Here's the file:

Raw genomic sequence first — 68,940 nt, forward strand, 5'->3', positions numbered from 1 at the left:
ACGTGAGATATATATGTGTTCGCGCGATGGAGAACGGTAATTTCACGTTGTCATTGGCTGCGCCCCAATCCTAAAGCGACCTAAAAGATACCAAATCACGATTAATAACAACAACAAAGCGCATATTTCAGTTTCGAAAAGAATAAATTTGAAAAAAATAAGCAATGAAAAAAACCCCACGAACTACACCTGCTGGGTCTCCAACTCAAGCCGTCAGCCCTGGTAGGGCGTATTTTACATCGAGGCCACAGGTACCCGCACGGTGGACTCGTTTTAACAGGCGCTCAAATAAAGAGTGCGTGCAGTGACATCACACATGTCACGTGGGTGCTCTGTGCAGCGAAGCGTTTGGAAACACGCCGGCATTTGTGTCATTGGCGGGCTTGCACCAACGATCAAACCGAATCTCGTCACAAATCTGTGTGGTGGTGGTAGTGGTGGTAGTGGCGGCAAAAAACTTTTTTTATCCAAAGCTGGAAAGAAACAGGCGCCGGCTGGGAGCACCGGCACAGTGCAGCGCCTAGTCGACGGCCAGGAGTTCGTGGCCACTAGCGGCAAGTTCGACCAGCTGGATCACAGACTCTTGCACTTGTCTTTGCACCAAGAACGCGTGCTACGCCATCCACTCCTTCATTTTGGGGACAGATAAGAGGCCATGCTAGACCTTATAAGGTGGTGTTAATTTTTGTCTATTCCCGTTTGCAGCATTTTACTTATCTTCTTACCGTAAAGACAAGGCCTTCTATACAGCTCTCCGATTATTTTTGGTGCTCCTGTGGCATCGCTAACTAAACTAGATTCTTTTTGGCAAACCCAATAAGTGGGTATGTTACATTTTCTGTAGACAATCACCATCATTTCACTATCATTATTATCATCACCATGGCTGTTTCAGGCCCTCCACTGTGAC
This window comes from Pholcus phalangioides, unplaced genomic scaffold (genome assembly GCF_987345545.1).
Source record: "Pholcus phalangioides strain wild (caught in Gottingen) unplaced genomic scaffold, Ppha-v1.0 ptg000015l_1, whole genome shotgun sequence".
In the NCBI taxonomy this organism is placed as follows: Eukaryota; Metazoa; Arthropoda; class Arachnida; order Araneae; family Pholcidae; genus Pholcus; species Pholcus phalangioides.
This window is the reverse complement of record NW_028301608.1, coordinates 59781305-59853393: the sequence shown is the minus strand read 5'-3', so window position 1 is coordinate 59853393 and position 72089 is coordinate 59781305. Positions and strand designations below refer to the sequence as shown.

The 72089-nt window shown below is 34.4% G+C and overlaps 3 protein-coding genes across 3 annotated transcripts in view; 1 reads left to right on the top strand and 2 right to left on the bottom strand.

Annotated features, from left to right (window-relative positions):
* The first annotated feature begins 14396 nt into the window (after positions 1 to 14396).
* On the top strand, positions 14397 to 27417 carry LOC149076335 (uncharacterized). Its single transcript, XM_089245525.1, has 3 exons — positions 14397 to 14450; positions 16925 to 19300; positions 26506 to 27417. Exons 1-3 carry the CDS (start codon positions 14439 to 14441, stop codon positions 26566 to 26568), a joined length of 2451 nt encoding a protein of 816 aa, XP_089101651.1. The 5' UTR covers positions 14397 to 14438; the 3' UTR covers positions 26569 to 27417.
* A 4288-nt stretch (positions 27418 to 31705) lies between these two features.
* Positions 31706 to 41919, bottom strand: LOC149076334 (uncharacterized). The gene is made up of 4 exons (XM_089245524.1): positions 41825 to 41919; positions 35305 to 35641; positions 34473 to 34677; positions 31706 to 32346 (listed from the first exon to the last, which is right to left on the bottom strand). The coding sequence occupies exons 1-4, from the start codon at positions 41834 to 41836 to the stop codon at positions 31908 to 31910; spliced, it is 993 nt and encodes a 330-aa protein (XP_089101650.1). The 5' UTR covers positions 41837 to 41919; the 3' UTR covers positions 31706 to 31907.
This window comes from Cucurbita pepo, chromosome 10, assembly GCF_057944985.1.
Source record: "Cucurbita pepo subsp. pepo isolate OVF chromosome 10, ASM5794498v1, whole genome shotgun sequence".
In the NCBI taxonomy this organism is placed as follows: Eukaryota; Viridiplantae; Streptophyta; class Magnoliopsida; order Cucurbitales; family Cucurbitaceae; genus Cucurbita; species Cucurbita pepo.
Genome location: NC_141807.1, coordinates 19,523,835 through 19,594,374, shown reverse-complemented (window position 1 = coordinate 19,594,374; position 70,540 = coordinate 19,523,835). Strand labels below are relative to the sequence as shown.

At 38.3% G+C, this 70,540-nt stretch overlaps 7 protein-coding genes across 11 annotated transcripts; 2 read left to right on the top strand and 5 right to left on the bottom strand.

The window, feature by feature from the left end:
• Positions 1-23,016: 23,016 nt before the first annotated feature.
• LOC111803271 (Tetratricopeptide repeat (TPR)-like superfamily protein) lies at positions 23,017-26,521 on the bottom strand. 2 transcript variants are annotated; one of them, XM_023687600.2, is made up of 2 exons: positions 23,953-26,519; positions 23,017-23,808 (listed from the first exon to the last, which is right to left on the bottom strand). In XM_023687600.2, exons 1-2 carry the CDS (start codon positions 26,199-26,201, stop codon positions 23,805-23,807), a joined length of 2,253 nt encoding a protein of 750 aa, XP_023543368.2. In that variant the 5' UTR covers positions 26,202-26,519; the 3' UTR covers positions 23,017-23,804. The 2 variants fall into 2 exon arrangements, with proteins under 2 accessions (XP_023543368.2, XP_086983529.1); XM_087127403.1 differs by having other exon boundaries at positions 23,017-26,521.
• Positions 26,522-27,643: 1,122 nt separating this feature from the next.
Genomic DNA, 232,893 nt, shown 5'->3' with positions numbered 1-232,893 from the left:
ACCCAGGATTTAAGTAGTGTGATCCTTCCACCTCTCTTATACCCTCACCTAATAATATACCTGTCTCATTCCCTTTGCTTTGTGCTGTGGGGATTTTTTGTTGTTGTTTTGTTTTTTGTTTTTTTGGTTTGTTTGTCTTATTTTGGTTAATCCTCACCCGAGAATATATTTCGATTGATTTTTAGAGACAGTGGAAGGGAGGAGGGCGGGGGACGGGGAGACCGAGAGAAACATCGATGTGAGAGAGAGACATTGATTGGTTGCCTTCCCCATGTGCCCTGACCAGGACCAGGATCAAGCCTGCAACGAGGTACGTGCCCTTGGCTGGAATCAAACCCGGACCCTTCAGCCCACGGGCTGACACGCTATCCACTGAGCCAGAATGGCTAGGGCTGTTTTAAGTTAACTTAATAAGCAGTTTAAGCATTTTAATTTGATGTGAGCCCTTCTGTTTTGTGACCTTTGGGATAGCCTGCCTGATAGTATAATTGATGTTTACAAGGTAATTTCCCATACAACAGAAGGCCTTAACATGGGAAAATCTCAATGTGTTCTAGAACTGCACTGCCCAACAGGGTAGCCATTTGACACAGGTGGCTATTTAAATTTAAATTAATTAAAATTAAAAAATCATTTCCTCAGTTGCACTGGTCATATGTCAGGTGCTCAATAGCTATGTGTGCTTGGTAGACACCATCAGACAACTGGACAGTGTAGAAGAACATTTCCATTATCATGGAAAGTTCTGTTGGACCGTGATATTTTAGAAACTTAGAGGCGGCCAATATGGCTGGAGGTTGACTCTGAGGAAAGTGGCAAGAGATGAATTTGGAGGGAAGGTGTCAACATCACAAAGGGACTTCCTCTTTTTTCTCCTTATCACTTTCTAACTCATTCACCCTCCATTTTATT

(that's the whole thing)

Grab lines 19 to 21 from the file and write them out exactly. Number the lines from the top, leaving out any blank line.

• Positions 1-23,016: 23,016 nt before the first annotated feature.
• LOC111803271 (Tetratricopeptide repeat (TPR)-like superfamily protein) lies at positions 23,017-26,521 on the bottom strand. 2 transcript variants are annotated; one of them, XM_023687600.2, is made up of 2 exons: positions 23,953-26,519; positions 23,017-23,808 (listed from the first exon to the last, which is right to left on the bottom strand). In XM_023687600.2, exons 1-2 carry the CDS (start codon positions 26,199-26,201, stop codon positions 23,805-23,807), a joined length of 2,253 nt encoding a protein of 750 aa, XP_023543368.2. In that variant the 5' UTR covers positions 26,202-26,519; the 3' UTR covers positions 23,017-23,804. The 2 variants fall into 2 exon arrangements, with proteins under 2 accessions (XP_023543368.2, XP_086983529.1); XM_087127403.1 differs by having other exon boundaries at positions 23,017-26,521.
• Positions 26,522-27,643: 1,122 nt separating this feature from the next.